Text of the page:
This was "PechaKucha of the Day" on Tuesday, August 9th, 2016.
BY RICHARD SLADE
@ VOL 6
ON SEP 13, 2016
In "Sketchbooks" from PechaKucha Night Cambridge Vol.6, a graphic designer Richard Slade tells us about his love of drawing and how at the age of 11, with a gift of a sketchpad and pencils started his first sketchbook. Three decades later he has a collection of 52 sketchbooks that chart the course of his education, career and personal life.
BY RICHARD SLADE
@ VOL 7
ON SEP 27, 2016
“When I was 14, this is when it all started…1989.”
In "Sketchbooks", from PechaKucha Night St.Neots Vol.7, Graphic designer Richard Slade shares us about his love of drawing and how at the age of 11, with a gift of a sketchpad and pencils started his first sketchbook. Three decades later he has a collection of 52 sketchbooks that chart the course of his education, career and personal life.
This was "PechaKucha of the Day" on Wednesday, November 23rd, 2016.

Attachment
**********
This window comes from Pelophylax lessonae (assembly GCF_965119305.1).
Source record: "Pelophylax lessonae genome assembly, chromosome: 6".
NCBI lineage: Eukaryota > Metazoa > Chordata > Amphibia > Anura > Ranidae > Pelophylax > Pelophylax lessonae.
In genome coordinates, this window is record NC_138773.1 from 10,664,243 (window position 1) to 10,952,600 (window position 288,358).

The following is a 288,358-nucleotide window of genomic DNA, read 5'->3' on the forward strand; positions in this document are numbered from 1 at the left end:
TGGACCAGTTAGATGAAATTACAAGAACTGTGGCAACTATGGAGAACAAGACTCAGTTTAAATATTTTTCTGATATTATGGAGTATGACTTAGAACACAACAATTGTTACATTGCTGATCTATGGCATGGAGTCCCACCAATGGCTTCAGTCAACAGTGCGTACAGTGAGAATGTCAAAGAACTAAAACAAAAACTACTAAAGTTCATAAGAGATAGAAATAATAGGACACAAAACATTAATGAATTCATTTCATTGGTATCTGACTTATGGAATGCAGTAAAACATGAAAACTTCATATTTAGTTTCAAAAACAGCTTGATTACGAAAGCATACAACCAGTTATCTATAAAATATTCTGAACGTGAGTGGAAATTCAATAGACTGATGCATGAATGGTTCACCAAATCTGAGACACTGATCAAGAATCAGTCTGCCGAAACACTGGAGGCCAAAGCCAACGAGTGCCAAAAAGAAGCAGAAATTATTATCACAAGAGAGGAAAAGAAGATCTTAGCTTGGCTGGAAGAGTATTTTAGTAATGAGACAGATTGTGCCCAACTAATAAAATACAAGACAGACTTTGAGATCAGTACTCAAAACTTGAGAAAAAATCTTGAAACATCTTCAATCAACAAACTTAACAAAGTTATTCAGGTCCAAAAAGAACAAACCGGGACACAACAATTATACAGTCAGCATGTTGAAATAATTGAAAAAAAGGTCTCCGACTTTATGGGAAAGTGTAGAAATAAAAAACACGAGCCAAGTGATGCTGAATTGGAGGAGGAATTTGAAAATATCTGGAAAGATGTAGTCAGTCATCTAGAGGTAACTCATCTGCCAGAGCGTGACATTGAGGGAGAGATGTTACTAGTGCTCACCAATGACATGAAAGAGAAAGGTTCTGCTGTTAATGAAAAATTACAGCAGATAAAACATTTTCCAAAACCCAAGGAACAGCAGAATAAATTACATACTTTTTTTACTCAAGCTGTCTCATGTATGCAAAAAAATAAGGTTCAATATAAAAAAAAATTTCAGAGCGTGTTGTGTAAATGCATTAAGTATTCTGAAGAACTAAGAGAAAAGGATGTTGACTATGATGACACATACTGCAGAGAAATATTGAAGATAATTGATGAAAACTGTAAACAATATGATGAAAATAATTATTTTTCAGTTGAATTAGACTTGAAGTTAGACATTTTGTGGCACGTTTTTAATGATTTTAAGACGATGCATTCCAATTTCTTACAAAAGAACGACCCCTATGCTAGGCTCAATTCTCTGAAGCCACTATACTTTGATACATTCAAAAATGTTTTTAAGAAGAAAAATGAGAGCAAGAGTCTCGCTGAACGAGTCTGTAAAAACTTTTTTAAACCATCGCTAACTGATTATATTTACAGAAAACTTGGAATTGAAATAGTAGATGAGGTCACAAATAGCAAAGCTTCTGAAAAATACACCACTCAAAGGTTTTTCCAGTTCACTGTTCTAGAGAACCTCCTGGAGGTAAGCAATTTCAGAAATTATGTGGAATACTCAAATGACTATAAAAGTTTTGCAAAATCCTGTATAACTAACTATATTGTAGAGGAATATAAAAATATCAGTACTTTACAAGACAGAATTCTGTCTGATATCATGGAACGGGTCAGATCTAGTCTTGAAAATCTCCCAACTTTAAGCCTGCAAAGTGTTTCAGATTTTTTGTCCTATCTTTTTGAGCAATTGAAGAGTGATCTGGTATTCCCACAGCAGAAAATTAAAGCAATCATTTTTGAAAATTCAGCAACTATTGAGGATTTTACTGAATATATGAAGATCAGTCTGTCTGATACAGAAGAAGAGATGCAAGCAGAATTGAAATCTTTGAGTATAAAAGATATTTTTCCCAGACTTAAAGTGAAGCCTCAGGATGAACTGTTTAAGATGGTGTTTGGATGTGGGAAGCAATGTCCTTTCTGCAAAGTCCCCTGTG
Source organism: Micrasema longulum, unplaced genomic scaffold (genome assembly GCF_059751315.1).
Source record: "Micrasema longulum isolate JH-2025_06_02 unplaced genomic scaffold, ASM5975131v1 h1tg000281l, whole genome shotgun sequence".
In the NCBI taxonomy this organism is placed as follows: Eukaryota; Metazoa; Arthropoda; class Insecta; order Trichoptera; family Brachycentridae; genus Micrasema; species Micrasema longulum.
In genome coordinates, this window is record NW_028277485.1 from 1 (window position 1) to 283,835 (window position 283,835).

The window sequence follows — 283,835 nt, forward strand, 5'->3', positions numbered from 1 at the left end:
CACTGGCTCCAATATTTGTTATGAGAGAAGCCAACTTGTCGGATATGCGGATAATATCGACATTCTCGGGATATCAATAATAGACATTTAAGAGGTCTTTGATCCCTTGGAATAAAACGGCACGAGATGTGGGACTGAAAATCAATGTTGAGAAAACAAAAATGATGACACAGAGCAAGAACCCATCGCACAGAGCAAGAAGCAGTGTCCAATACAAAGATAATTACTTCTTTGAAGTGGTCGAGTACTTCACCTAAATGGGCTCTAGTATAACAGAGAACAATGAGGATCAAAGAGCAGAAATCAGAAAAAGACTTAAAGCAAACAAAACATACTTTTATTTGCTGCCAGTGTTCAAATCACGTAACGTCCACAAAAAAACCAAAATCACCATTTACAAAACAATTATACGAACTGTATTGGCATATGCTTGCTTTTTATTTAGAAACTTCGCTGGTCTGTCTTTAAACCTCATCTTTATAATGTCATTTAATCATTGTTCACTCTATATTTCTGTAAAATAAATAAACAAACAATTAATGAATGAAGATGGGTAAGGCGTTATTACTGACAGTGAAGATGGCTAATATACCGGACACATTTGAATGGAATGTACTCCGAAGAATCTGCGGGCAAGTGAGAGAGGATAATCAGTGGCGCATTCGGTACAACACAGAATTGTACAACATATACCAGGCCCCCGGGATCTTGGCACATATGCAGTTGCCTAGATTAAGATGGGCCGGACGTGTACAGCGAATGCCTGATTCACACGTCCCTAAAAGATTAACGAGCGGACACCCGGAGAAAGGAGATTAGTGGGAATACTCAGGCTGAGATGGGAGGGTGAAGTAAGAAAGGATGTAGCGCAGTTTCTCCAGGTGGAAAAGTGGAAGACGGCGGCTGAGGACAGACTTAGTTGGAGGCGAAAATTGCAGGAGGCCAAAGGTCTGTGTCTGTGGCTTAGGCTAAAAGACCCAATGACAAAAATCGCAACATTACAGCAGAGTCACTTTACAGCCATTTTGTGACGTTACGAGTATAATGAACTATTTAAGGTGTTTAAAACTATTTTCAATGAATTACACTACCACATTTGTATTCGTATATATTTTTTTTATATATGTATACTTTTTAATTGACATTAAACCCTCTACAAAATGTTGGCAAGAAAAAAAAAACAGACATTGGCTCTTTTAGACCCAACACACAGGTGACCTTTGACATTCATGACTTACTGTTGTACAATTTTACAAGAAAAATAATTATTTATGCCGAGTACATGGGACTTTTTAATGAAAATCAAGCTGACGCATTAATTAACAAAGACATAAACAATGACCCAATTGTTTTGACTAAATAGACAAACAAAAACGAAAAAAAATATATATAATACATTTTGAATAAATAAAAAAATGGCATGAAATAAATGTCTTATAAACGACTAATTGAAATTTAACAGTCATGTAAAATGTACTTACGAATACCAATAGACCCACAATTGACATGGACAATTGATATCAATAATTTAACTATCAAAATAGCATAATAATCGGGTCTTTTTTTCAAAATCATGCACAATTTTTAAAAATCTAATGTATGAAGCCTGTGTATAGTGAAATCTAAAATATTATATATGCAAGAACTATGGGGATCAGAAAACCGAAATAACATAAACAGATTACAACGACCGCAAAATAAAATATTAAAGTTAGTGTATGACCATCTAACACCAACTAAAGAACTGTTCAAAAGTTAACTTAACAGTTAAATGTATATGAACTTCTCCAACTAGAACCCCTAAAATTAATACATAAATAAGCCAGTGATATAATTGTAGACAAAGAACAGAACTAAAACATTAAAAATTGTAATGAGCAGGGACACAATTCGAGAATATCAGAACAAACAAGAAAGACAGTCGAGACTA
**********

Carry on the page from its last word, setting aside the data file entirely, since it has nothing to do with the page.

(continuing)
From Sketch to Store: Designing a Dress
BY NIYATI KARWAT
@ VOL 18
ON MAY 18, 2017
NIYATI KARWAT was on her way to medical school, but after studying abroad in Cypus, she decided to follow her true love. She enrolled at Parsons and now 8 years later is a designer at Tracy Reese. Hear how her travels and art inspire creating women's wear.
SITEWIDE BLOG POSTS
Surgut Vol. 1: No Holds Barred!
Surgut, Russia knows how to throw a party! There's a great album of the extravagant evening on PKN Surgut's event page. Though this was PKN Surgut's Vol. 1, they did not hold back on the festivities. There was a face-painter, artists sketching attendees, a DJ playing house music, bubbles, and fortune cookies hanging from the ceiling -- this all in addition to the presenters carrying on with their 20x20 talks. Surgut's own Studio R17 also put together a great video recap of the event for your viewing pleasure.
Tokyo in Sketches
"The city, I think, has started to influence my drawing already -- it's become more painterly..." In today's Presentation of the Day, "Tokyo in Sketches" from PKN Tokyo Vol. 108, fervent illustrator Adrian Hogan speaks of his passion. While teaching in the northernmost tip of Japan's Honshu island, Adrian developed a habit of sketching anyone he saw -- most especially his energetic students. Here he discusses the evolution of his skill, and how he's transitioned from Aomori-bound instructor to freelance illustrator living in Tokyo.
PechaKucha Night Weimar #2